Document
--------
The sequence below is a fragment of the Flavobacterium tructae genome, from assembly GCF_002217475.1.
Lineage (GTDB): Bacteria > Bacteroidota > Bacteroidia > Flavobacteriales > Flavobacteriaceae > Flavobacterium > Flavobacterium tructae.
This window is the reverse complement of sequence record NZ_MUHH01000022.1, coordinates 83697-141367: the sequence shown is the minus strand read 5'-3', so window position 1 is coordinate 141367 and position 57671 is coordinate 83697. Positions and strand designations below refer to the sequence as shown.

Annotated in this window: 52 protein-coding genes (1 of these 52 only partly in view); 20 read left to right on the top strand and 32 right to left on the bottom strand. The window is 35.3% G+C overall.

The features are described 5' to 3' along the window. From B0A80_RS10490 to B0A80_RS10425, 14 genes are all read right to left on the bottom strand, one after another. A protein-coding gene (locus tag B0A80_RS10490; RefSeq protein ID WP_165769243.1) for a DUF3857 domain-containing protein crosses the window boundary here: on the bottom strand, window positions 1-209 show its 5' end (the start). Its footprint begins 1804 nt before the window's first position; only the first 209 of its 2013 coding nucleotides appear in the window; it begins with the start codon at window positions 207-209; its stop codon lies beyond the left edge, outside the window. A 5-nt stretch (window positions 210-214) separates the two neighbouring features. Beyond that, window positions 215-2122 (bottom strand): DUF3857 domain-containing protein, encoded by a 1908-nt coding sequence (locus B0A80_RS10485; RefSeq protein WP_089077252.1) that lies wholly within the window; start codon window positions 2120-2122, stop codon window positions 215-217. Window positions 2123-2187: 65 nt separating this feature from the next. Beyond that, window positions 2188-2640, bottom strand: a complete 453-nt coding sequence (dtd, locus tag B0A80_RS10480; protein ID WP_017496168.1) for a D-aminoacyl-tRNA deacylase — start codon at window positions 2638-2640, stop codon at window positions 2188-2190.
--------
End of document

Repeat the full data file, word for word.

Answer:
The sequence below is a fragment of the Flavobacterium tructae genome, from assembly GCF_002217475.1.
Lineage (GTDB): Bacteria > Bacteroidota > Bacteroidia > Flavobacteriales > Flavobacteriaceae > Flavobacterium > Flavobacterium tructae.
This window is the reverse complement of sequence record NZ_MUHH01000022.1, coordinates 83697-141367: the sequence shown is the minus strand read 5'-3', so window position 1 is coordinate 141367 and position 57671 is coordinate 83697. Positions and strand designations below refer to the sequence as shown.

Annotated in this window: 52 protein-coding genes (1 of these 52 only partly in view); 20 read left to right on the top strand and 32 right to left on the bottom strand. The window is 35.3% G+C overall.

The features are described 5' to 3' along the window. From B0A80_RS10490 to B0A80_RS10425, 14 genes are all read right to left on the bottom strand, one after another. A protein-coding gene (locus tag B0A80_RS10490; RefSeq protein ID WP_165769243.1) for a DUF3857 domain-containing protein crosses the window boundary here: on the bottom strand, window positions 1-209 show its 5' end (the start). Its footprint begins 1804 nt before the window's first position; only the first 209 of its 2013 coding nucleotides appear in the window; it begins with the start codon at window positions 207-209; its stop codon lies beyond the left edge, outside the window. A 5-nt stretch (window positions 210-214) separates the two neighbouring features. Beyond that, window positions 215-2122 (bottom strand): DUF3857 domain-containing protein, encoded by a 1908-nt coding sequence (locus B0A80_RS10485; RefSeq protein WP_089077252.1) that lies wholly within the window; start codon window positions 2120-2122, stop codon window positions 215-217. Window positions 2123-2187: 65 nt separating this feature from the next. Beyond that, window positions 2188-2640, bottom strand: a complete 453-nt coding sequence (dtd, locus tag B0A80_RS10480; protein ID WP_017496168.1) for a D-aminoacyl-tRNA deacylase — start codon at window positions 2638-2640, stop codon at window positions 2188-2190.